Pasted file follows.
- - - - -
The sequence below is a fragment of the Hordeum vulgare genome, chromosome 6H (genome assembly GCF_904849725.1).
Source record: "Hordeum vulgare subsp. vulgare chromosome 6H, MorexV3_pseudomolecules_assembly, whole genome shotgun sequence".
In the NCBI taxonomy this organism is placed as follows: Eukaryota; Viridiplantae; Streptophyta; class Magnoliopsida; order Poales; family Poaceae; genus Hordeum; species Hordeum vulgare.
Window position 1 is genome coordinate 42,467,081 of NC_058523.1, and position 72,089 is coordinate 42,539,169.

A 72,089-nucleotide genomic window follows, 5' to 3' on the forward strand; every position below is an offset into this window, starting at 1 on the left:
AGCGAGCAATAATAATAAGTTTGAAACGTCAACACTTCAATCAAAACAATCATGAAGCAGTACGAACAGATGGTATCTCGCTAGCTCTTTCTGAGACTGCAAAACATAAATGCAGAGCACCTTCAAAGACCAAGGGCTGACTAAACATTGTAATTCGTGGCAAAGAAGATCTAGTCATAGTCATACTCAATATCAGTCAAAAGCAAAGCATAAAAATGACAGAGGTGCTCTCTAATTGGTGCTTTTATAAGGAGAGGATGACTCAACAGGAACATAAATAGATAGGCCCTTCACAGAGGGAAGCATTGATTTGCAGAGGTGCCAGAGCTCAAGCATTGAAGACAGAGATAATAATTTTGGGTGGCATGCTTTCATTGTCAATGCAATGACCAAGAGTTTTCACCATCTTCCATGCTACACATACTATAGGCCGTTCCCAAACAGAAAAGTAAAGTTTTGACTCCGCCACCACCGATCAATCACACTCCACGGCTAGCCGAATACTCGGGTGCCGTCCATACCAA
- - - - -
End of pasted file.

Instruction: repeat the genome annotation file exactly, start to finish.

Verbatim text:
The sequence below is a fragment of the Hordeum vulgare genome, chromosome 6H (genome assembly GCF_904849725.1).
Source record: "Hordeum vulgare subsp. vulgare chromosome 6H, MorexV3_pseudomolecules_assembly, whole genome shotgun sequence".
In the NCBI taxonomy this organism is placed as follows: Eukaryota; Viridiplantae; Streptophyta; class Magnoliopsida; order Poales; family Poaceae; genus Hordeum; species Hordeum vulgare.
Window position 1 is genome coordinate 42,467,081 of NC_058523.1, and position 72,089 is coordinate 42,539,169.

A 72,089-nucleotide genomic window follows, 5' to 3' on the forward strand; every position below is an offset into this window, starting at 1 on the left:
AGCGAGCAATAATAATAAGTTTGAAACGTCAACACTTCAATCAAAACAATCATGAAGCAGTACGAACAGATGGTATCTCGCTAGCTCTTTCTGAGACTGCAAAACATAAATGCAGAGCACCTTCAAAGACCAAGGGCTGACTAAACATTGTAATTCGTGGCAAAGAAGATCTAGTCATAGTCATACTCAATATCAGTCAAAAGCAAAGCATAAAAATGACAGAGGTGCTCTCTAATTGGTGCTTTTATAAGGAGAGGATGACTCAACAGGAACATAAATAGATAGGCCCTTCACAGAGGGAAGCATTGATTTGCAGAGGTGCCAGAGCTCAAGCATTGAAGACAGAGATAATAATTTTGGGTGGCATGCTTTCATTGTCAATGCAATGACCAAGAGTTTTCACCATCTTCCATGCTACACATACTATAGGCCGTTCCCAAACAGAAAAGTAAAGTTTTGACTCCGCCACCACCGATCAATCACACTCCACGGCTAGCCGAATACTCGGGTGCCGTCCATACCAA